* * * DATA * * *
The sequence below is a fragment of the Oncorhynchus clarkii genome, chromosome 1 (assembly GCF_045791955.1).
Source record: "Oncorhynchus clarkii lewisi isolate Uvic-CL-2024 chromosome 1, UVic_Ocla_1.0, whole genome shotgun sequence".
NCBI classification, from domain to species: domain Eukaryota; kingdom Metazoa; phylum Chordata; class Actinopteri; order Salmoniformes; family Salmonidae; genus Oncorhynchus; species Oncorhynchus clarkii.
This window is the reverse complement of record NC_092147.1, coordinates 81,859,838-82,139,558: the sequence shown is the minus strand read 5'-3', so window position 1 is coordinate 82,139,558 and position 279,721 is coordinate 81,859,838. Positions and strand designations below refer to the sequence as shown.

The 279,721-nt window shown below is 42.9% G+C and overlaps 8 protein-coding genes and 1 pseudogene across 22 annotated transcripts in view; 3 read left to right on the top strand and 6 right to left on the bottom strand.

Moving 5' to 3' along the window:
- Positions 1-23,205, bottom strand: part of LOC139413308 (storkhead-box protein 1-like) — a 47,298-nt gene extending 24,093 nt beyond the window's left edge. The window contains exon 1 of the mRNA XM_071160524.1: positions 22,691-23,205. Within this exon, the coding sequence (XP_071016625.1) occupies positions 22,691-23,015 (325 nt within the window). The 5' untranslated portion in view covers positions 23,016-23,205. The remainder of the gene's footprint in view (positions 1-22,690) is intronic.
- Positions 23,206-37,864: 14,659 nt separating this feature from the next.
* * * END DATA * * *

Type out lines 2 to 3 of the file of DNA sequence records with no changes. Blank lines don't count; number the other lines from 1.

Source record: "Oncorhynchus clarkii lewisi isolate Uvic-CL-2024 chromosome 1, UVic_Ocla_1.0, whole genome shotgun sequence".
NCBI classification, from domain to species: domain Eukaryota; kingdom Metazoa; phylum Chordata; class Actinopteri; order Salmoniformes; family Salmonidae; genus Oncorhynchus; species Oncorhynchus clarkii.